GZ: It’s a wonderful point, and the answer is, [25:01] what do the custodians want? [25:07] The custodians are the language owners. [25:10] We are facilitators. [25:14] We are revivalists, but the custodians are at the wheel. [25:20] They can decide to go the full monty, [25:22] meaning to have their grandchildren native speakers of the Neo-Barngarla, [25:28] or the Neo-Baiyungu, or the neo-language. [25:31] They can also decide, ‘We don’t care about native speech. [25:37] We want a post-vernacular phase’, just like Yiddish in America. [25:45] Most Jews in America would know the word shlep, [25:48] like to take one thing from one place to another, or to take yourself. [25:54] Jews in America would know this, [25:55] but they would not know how to speak Yiddish. [25:58] I’m not talking about the ultra-Orthodox of New York, [26:00] because of course they do speak Yiddish natively, [26:03] but I’m talking about the secular Jews. [26:05] It’s post-vernacular, as my friend Jeffrey Shandler coined, post-vernacular. [26:10] Or, te reo Māori in New Zealand is post-vernacular. [26:13] Every Māori knows whakapapa, ‘heritage’. [26:17] Every Māori knows iwi, which is a canoe or a tribe. [26:23] Every Māori knows whānau. [26:25] Whānau is like the family, or the khamula, the… [26:30] Every Māori would know the Te Taura Whiri, the Māori Language Commission, [26:34] which is like a bundled rope. [26:37] But how many Māori, [26:40] what is the percentage of Māori kids speaking Māori, or speaking Māori natively? [26:45] Very low percentage. It’s a severely endangered language. [26:49] So coming back to the Aboriginal custodians, they can say, ‘Look, we want to know 100 words. [26:56] We don’t need more than that.’ [26:58] They can also say, ‘You know what we want? [27:00] We want our language to be the official language of the region.’ [27:07] Currently in New Zealand you have two official languages, [27:10] Te Reo Māori, the language Māori, [27:12] and, surprise, the New Zealand Sign Language. [27:17] English is not de jure, it’s de facto. [27:22] Australia has no official languages. [27:25] Singapore has four, you know: Mandarin, English, Malay, and Tamil. [27:31] Australia has zero. [27:33] I would argue that Australia must have 401, approximately, official languages, [27:41] one Australian sign language, and 400 Aboriginal languages. [27:45] Of course, English is de facto, but it doesn’t need to be de jure. [27:51] So, Barngarla should be the official language of Galinyala. [27:56] Now, what is Galinyala? Port Lincoln. [27:59] How many people know that Galinyala is Port Lincoln? [28:02] Well, more and more so, [28:03] because now we’ve managed to convince the council, etc., to put signs. [28:10] And there is a sign, ‘Galinyala’. [28:14] And now more and more people know that ‘Galinyala’ means ‘Port Lincoln’. [28:17] But until recently, nobody knew, except us, you know, including Aboriginal people, they didn’t know. [28:24] And Goordnada is Port Augusta. [28:27] So we also need not only to officialize the language, [28:31] but also to change the langscape, the linguistic landscape. [28:35] Don’t forget that in Aboriginal spirituality, there is a trinity: [28:39] not il Padre, il Figlio, e lo Spirito Santo, not that trinity, [28:43] but the land, the language, and the people. [28:49] The land does not belong to the people. Rather, the people belong to the land. [28:57] The language belongs to the land. [28:59] So if you speak to a kangaroo in Galinyala, Port Lincoln, [29:02] you need to speak Barngarla. [29:05] You cannot speak Kaurna. [29:07] The kangaroo, according to that spirituality, would not understand you. [29:12] It would understand Barngarla, because both belong to the land. [29:17]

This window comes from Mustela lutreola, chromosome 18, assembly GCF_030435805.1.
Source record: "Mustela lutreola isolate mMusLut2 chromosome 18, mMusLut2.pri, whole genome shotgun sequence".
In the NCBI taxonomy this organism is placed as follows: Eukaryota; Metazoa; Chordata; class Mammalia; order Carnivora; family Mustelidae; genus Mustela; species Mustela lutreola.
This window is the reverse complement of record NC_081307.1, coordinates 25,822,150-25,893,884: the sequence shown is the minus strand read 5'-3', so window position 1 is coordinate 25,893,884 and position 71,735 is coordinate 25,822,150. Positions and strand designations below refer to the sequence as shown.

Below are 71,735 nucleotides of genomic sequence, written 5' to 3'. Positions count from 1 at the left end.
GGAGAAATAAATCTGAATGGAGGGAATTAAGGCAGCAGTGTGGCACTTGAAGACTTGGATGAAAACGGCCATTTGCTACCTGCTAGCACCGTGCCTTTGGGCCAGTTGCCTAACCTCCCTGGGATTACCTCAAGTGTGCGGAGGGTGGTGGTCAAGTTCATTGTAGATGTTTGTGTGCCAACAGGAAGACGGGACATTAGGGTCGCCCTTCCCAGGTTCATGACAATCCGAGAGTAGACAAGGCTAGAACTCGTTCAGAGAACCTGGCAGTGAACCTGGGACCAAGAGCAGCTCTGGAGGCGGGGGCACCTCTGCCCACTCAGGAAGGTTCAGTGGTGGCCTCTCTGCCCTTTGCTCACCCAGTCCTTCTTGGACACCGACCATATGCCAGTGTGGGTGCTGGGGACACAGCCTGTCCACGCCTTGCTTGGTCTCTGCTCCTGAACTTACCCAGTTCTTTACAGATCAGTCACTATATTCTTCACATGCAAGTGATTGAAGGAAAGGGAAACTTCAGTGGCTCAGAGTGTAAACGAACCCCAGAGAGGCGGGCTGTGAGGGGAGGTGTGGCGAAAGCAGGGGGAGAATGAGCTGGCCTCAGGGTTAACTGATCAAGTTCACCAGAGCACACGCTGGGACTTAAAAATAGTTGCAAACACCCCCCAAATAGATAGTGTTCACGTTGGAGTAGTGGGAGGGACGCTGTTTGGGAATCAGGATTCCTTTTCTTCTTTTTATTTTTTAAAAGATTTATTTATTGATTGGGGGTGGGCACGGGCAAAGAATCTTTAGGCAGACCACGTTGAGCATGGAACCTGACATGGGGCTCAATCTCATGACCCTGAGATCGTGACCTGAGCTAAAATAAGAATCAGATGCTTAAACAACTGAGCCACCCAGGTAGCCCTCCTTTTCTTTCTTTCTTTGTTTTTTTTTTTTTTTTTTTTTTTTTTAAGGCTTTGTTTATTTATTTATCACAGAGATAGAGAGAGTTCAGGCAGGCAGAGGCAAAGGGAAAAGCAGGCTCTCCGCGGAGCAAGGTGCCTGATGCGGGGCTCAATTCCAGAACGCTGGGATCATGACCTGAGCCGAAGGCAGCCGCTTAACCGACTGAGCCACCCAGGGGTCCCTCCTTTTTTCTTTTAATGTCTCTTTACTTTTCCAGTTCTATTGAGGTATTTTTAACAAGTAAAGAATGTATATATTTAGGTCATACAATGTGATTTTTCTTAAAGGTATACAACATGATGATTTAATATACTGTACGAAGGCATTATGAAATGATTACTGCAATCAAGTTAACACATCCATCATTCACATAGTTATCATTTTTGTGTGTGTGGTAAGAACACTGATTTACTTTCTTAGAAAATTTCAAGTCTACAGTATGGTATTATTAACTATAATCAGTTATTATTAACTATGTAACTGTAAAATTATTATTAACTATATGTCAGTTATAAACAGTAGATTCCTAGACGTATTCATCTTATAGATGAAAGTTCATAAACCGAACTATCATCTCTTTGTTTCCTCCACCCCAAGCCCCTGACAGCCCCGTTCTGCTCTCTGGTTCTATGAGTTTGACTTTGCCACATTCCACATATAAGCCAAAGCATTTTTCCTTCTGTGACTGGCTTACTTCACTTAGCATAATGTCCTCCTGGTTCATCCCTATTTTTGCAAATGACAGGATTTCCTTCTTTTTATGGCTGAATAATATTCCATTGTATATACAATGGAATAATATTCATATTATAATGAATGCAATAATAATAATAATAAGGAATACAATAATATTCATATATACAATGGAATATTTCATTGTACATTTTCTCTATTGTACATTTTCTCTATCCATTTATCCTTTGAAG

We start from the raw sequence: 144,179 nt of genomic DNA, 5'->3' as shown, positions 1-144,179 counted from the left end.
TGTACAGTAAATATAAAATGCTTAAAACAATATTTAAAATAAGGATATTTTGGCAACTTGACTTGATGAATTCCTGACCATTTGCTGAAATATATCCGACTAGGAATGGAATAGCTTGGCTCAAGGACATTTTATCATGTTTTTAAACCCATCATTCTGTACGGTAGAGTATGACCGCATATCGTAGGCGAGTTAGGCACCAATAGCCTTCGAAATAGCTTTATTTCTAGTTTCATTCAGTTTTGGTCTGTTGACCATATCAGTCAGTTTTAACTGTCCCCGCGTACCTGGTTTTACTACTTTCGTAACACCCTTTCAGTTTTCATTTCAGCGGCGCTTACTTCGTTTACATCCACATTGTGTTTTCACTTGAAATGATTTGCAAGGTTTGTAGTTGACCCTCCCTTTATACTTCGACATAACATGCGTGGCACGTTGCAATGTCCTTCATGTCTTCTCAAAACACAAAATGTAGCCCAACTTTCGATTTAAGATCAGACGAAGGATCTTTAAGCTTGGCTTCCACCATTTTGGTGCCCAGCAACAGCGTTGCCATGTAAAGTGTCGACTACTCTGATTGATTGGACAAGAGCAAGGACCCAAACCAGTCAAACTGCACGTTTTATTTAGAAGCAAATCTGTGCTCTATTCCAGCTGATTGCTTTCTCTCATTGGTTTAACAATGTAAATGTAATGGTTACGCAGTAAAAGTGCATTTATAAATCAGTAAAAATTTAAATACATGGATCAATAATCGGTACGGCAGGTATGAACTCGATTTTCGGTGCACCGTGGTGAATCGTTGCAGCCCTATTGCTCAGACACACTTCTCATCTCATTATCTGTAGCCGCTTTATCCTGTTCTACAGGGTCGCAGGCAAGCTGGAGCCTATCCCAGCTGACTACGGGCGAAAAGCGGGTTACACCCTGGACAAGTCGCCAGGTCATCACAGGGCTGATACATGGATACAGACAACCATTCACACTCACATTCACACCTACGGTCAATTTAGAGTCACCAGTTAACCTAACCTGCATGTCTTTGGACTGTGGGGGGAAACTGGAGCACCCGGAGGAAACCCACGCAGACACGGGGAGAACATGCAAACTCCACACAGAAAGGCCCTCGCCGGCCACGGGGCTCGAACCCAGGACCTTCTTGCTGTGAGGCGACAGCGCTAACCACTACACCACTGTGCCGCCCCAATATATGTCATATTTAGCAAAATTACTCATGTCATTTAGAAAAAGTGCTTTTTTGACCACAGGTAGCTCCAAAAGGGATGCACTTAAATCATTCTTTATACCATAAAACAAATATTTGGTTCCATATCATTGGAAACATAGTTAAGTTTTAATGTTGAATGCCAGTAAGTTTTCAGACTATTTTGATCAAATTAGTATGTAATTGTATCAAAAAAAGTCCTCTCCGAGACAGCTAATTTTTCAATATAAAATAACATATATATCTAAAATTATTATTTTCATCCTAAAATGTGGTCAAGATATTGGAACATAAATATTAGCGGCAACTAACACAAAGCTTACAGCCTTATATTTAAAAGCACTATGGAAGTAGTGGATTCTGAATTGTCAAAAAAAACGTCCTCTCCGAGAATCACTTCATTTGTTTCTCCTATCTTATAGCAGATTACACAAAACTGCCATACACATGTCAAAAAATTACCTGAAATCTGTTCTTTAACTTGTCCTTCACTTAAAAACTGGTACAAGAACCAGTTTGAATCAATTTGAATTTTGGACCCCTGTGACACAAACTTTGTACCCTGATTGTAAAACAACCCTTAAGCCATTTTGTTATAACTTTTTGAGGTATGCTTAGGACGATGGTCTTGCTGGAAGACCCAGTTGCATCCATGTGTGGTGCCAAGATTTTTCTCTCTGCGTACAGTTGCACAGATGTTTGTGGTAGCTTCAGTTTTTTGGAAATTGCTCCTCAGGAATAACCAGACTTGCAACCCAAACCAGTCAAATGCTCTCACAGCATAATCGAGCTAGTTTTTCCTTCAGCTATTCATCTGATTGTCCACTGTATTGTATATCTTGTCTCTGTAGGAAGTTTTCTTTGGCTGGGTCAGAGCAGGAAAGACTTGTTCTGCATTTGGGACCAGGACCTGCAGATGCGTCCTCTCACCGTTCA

JMc: Well, thank you very much for answering those questions. [29:19]

GZ: Oh, it’s a pleasure, James. [29:21] It’s always wonderful to talk to you, and keep up the good work. [29:24]

JMc: Yeah, and thanks for coming all the way to Hamburg. [29:27]

GZ: It’s a pleasure. Meine Großmutter ist in Hamburg geboren. [29:30] My grandmother was born in Hamburg, [29:32] and it’s actually the first time in which I see this beautiful city. [29:37]

[Instrumental tapping] [29:40] [Singing]

Originally appeared on History and Philosophy of the Language Sciences Read More



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[Revised entry by Kenny Easwaran, Alan Hájek, Paolo Mancosu, and Graham Oppy on December 8, 2023. Changes to: Main text]...